Preprints
https://doi.org/10.5194/essd-2020-324
https://doi.org/10.5194/essd-2020-324

  22 Jan 2021

22 Jan 2021

Review status: this preprint is currently under review for the journal ESSD.

Slope deformation, reservoir variation and meteorological data at the Khoko landslide, Enguri hydroelectric basin (Georgia), during 2016–2019

Alessandro Tibaldi1, Federico Pasquaré Mariotto2, Paolo Oppizzi3, Fabio Luca Bonali1, Nino Tsereteli4, Levan Mebonia5, and Johni Chania5 Alessandro Tibaldi et al.
  • 1Department of Earth and Environmental Sciences, University of Milan Bicocca, 20129 Milan, Italy
  • 2Department of Human and Innovation Sciences, Insubria University, Como, Italy
  • 3Geolog.ch, Mendrisio, Switzerland
  • 4Institute of Geophysics, University of Tbilisi, Tbilisi, Georgia
  • 5Enguresi LtD Society, Georgia

Abstract. The Greater Caucasus mountain belt is characterized by deep valleys, steep slopes and frequent seismic activity, the combination of which results in major landslide hazard. Along the eastern side of the Enguri water reservoir lies the active Khoko landside, whose head scarp zone affects the important Jvari-Khaishi-Mestia road, one of the few connections with the interior of the Greater Caucasus. Here, we present a database of measurement time series taken over a period of 4 years (2016–2019) that enable to compare slope deformation with meteorological factors and man-induced perturbations owing to variations in the water level of the reservoir. The monitoring system we used is composed of two digital extensometers, placed within two artificial trenches excavated across the landslide head scarp. The stations are equipped also with internal and near ground surface thermometers. The data set is integrated by daily measurements of rainfall and lake level. The monitoring system was set up in the framework of a NATO-funded project, aimed at assessing different types of geohazards affecting the Enguri artificial reservoir and the related hydroelectrical plant. Our results indicate that the Khoko landslide displacements appear to be controlled by variations in hydraulic load, in turn induced by lake level oscillations, with a delay of months between lake infilling and extension rate increase. Rainfall and temperature variations do not seem to affect slope deformations. The full databases are freely available online at DOI: https://doi.org/10.20366/unimib/unidata/SI384-1.1 (Tibaldi et al., 2020).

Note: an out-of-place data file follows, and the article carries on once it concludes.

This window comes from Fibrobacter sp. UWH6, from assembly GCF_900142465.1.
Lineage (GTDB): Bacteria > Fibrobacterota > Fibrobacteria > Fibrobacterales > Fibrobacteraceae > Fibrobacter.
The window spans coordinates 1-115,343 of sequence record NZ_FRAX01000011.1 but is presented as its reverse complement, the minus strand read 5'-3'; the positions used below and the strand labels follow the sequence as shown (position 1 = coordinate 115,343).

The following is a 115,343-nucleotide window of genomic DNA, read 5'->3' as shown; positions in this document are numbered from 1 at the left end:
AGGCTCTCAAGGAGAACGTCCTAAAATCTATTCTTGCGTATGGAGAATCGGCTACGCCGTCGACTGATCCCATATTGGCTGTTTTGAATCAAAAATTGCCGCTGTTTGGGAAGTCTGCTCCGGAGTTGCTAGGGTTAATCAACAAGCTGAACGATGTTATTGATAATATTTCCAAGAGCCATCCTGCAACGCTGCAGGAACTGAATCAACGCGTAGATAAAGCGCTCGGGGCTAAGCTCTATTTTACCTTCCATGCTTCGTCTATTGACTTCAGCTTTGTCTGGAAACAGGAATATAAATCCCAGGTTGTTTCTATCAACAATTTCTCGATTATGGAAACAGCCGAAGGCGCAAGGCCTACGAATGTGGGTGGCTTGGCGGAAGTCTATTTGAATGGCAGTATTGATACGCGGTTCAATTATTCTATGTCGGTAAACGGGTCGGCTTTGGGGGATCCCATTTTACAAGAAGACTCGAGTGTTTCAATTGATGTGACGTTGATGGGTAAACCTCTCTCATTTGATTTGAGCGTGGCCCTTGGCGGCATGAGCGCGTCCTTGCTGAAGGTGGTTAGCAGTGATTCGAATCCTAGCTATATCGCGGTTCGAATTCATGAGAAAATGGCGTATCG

Alessandro Tibaldi et al.

Status: final response (author comments only)

Comment types: AC – author | RC – referee | CC – community | EC – editor | CEC – chief editor | : Report abuse
  • RC1: 'Comment on essd-2020-324', Anonymous Referee #1, 01 Feb 2021
    • AC1: 'Reply on RC1', Alessandro Tibaldi, 24 Feb 2021
  • RC2: 'Comment on essd-2020-324', Anonymous Referee #2, 19 Feb 2021
    • AC3: 'Reply on RC2', Alessandro Tibaldi, 25 Feb 2021
  • RC3: 'Comment on essd-2020-324', Anonymous Referee #3, 24 Feb 2021
    • AC2: 'Reply on RC3', Alessandro Tibaldi, 24 Feb 2021
  • RC4: 'Comment on essd-2020-324', Anonymous Referee #4, 26 Feb 2021
    • AC4: 'Reply on RC4', Alessandro Tibaldi, 27 Feb 2021

Alessandro Tibaldi et al.

Alessandro Tibaldi et al.

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Short summary
Under a NATO project, we installed a monitoring system at the Khoko landslide facing the Enguri artificial reservoir (Greater Caucasus). During 2016–2019, we compare slope deformation with meteorological factors and variations in the water level of the reservoir. Our results indicate that the landslide displacements appear to be controlled by variations in hydraulic load, in turn induced by lake level oscillations, with a delay of months between lake infilling and extension rate increase.